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Friday, October 21, 2016

Japan And Pogo Stick Jumping

To be perfectly honest, I never, ever saw a Japanese person, or a gaijin (foreigner) utilize the springy power of a pogo stick in the three years I lived in Japan in 1990-1993. That was 23 years ago, but even still... when was the last time you saw a kid on a pogo stick anywhere?

As much of a weirdness magnet that I am, I have only seen one such weird kid bounce a couple of times—and he was doing it on grass, hardly the smoothest surface, because as weird as that kid was, he knew that one misstep on a pogo stick on concrete or asphalt would leave a mark as permanent as the one in my school file.

Driving my son around the other day, he asked me if I had ever heard of some guy who had used a pogo stick to climb Mount Fuji.

Of course not. Not only am I famous for presenting old news, I also have a well-honed BS button that doesn't immediately believe stuff because I am married and have a soon to be 11-year-old son.

(Also... I wasn't just a terrible liar as a kid, I was a pretty damn successful one, so you have to get up pretty early to fool me.)

But my kid wasn't lying... I figured he just misheard something from some other stupid kid friend of his.

But no, he assured me.. he had read it on-line somewhere... so Hades help me, it had to be true.

Turns out the boy was partially correct, while the Internet was fully correct.

There was a guy who used a pogo stick on Mount Fuji and set a world record.

All of which tells me that the concept of 'world record' sure ain't what it used to be.

I just wanted to know who was the heaviest man, set or twins, most number of kids born in one birth, largest number of kids, tallest man, shortest person... stuff like that.

But today's world records are being created as willing participants create ways they they will get themselves included into the 'record book'.

Back in 1986, an American named  wasted his time bouncing up and down the foothills of Mount Fuji traveling a distance of 18.55 kilometers (11.53 miles) until he either got bored and stopped or fell off like spaz because what he really wished he was doing was to have not had that soda pop an hour earlier that is not causing him to want to urinate.

Fro what I understand, Guinness - they of the world record thingamabob - they allow the pogo stick jumper to take a five-minute break each hour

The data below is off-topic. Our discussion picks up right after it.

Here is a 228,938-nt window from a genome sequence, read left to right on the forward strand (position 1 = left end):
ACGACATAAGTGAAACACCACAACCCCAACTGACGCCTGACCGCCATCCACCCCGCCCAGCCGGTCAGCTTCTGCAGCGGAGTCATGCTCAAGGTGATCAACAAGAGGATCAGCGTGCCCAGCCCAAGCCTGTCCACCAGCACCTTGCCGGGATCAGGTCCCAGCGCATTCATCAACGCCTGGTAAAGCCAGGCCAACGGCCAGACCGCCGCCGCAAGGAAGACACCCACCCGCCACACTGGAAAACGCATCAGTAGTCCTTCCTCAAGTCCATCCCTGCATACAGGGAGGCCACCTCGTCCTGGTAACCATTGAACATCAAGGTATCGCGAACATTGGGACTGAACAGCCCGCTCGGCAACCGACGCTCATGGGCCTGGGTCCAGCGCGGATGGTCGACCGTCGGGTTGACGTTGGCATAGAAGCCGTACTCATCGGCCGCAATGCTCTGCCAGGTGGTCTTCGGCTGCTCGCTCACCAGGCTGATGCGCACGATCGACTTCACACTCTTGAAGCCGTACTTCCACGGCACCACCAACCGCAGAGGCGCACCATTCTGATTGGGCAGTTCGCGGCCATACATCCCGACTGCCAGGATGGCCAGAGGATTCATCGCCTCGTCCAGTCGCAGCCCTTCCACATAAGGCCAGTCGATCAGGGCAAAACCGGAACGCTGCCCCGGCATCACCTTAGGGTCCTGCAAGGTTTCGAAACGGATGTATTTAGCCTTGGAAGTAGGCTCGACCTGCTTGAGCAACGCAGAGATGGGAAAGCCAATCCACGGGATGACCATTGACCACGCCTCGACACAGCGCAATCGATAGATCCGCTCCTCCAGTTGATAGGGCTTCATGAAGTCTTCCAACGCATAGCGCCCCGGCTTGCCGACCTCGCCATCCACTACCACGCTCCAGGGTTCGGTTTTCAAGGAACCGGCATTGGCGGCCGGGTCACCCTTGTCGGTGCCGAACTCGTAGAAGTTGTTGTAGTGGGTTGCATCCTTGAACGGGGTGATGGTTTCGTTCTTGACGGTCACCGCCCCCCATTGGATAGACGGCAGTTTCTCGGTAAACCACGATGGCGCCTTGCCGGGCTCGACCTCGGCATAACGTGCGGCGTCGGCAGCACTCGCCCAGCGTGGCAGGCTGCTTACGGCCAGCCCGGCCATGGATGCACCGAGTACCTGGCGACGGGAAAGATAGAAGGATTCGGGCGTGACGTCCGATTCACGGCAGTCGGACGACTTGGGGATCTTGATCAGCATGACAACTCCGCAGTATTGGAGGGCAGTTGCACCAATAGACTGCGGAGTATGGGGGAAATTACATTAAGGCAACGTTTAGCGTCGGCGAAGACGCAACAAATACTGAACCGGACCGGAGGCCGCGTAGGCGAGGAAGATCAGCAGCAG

At that time, he broke his own record for longest distance jumped on a pogo stick. No time was given as to how long it actually took Furman to perform his little stunt.

Here's what  Furman had to say in his own words ( " While speeding across Japan in a bullet train, I spotted Mount Fuji sparkling in the distance through the window and I was stunned by its majestic beauty. I knew I just had to climb it on a pogo stick! Since I was leaving the Orient in a few days, there was no time to waste. I had my pogo sticks flown over from New York, alerted the media and, with helpers and witnesses in tow, ventured into the unknown.
It was one of the highlights of my life. It was exhilarating ascending towards the snowline and breathing in the fragrant and crisp, thin mountain air. I had a powerful meditation at the turnaround point. Contrary to what I expected, going down was a lot harder, since I was already tired and had to use all my strength to avoid bounding downhill uncontrollably."

I suppose that's kindda neat, but I don't think owning that kind of title is going to help you get laid anytime soon. Am I right? Still... if you look at the photo up above.. the guy is ripped. So maybe I'm wrong.

In 1993, Ashrita Furman was at it again on Mount Fuji, this time bouncing over a distance of 25.7 kilometers (16 miles)… which took him 6 hours and 40 minutes. The 16-miles was the distance he was aiming for to garner the new distance record.

Says Furman: "My handler was a professor of biology who used to raise butterflies as a hobby. As I was racing down the mountain in the pouring icy rain, deeply concentrating on not sliding off the road and trying to finish before I cramped up, I saw the professor in the distance frantically waving his arms. “STOP, STOP!” he cried out. I thought there must have been a serious accident or something, but, both to my relief and disbelief, when I reached my friend he pointed to a big, brown, ugly moth perched on a tree. Excitedly he exclaimed, “Look, it’s the rare Lepidoptera saturniid! Isn’t it marvelous?"

What’s sad is that it also had to viewed and verified by a world record holder judge in order to be substantiated… so that’s at least three people who apparently had nothing better to do that say.

For some reason, Furman's record has been broken many times, the last (but probable not the last) time it was done by Jack Sexty (that can't be his real name) from Great Britain (U-S-A! U-S-A!) who hopped around Manchester U.K. on April 6 and 7, 2014 for 16 hours and 24 minutes, at which time he traveled 42.195 kilometers (26.22 miles).

No... I am not jealous. Maybe of his name.

And, for whatever reason, another American named Fred Grzybowski performed the most back-flips on a pogo stick in December of 2013 (the site doesn't offer an actual date, and to be honest, does it matter?) - when he performed 17 in a succession without failing or falling off.

So... 17 backflips is actually pretty cool because there's a high level of danger and pain involved in the failure to perform even one of these pogo tricks.

Anyhow... my point remains... if you look at Furman's website comments, it's pretty much all kids who are working the pogo stick.

I am jealous, however, that Furman et al actually got into the world record book.

Sexty. Hee.

Andrew Joseph

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